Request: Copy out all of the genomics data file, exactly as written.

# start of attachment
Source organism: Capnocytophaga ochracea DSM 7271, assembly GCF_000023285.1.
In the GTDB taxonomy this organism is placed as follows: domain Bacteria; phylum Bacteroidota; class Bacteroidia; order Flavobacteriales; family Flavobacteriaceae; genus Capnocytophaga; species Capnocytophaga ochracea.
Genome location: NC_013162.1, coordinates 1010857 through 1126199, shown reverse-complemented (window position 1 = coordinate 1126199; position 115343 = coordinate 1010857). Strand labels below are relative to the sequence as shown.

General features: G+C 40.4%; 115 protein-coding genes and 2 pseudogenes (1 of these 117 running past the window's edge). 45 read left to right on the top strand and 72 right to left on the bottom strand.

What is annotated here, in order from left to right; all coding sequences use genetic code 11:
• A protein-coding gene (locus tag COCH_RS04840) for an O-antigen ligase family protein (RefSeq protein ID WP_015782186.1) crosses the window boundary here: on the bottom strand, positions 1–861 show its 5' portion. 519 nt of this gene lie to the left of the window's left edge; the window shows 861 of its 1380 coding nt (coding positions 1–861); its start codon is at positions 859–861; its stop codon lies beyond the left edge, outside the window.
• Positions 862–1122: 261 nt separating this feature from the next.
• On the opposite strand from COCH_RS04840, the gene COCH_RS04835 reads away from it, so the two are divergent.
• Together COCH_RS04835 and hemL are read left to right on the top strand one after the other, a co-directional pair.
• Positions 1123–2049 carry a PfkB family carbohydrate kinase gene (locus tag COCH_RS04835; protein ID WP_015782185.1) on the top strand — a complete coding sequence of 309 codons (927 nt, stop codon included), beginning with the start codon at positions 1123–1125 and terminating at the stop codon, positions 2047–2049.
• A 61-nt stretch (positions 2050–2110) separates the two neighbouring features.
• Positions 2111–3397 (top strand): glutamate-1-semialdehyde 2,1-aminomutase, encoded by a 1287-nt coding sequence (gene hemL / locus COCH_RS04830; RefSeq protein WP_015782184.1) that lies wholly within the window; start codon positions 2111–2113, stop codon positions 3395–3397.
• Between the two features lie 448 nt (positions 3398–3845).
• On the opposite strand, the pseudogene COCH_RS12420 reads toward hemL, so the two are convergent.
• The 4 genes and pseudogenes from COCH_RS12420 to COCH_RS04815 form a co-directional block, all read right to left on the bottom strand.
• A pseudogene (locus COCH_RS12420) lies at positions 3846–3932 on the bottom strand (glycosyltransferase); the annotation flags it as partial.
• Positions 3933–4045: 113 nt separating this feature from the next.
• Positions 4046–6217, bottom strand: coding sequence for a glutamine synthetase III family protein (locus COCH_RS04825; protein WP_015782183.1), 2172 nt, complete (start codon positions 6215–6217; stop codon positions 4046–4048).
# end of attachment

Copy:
Source organism: Capnocytophaga ochracea DSM 7271, assembly GCF_000023285.1.
In the GTDB taxonomy this organism is placed as follows: domain Bacteria; phylum Bacteroidota; class Bacteroidia; order Flavobacteriales; family Flavobacteriaceae; genus Capnocytophaga; species Capnocytophaga ochracea.
Genome location: NC_013162.1, coordinates 1010857 through 1126199, shown reverse-complemented (window position 1 = coordinate 1126199; position 115343 = coordinate 1010857). Strand labels below are relative to the sequence as shown.

General features: G+C 40.4%; 115 protein-coding genes and 2 pseudogenes (1 of these 117 running past the window's edge). 45 read left to right on the top strand and 72 right to left on the bottom strand.

What is annotated here, in order from left to right; all coding sequences use genetic code 11:
• A protein-coding gene (locus tag COCH_RS04840) for an O-antigen ligase family protein (RefSeq protein ID WP_015782186.1) crosses the window boundary here: on the bottom strand, positions 1–861 show its 5' portion. 519 nt of this gene lie to the left of the window's left edge; the window shows 861 of its 1380 coding nt (coding positions 1–861); its start codon is at positions 859–861; its stop codon lies beyond the left edge, outside the window.
• Positions 862–1122: 261 nt separating this feature from the next.
• On the opposite strand from COCH_RS04840, the gene COCH_RS04835 reads away from it, so the two are divergent.
• Together COCH_RS04835 and hemL are read left to right on the top strand one after the other, a co-directional pair.
• Positions 1123–2049 carry a PfkB family carbohydrate kinase gene (locus tag COCH_RS04835; protein ID WP_015782185.1) on the top strand — a complete coding sequence of 309 codons (927 nt, stop codon included), beginning with the start codon at positions 1123–1125 and terminating at the stop codon, positions 2047–2049.
• A 61-nt stretch (positions 2050–2110) separates the two neighbouring features.
• Positions 2111–3397 (top strand): glutamate-1-semialdehyde 2,1-aminomutase, encoded by a 1287-nt coding sequence (gene hemL / locus COCH_RS04830; RefSeq protein WP_015782184.1) that lies wholly within the window; start codon positions 2111–2113, stop codon positions 3395–3397.
• Between the two features lie 448 nt (positions 3398–3845).
• On the opposite strand, the pseudogene COCH_RS12420 reads toward hemL, so the two are convergent.
• The 4 genes and pseudogenes from COCH_RS12420 to COCH_RS04815 form a co-directional block, all read right to left on the bottom strand.
• A pseudogene (locus COCH_RS12420) lies at positions 3846–3932 on the bottom strand (glycosyltransferase); the annotation flags it as partial.
• Positions 3933–4045: 113 nt separating this feature from the next.
• Positions 4046–6217, bottom strand: coding sequence for a glutamine synthetase III family protein (locus COCH_RS04825; protein WP_015782183.1), 2172 nt, complete (start codon positions 6215–6217; stop codon positions 4046–4048).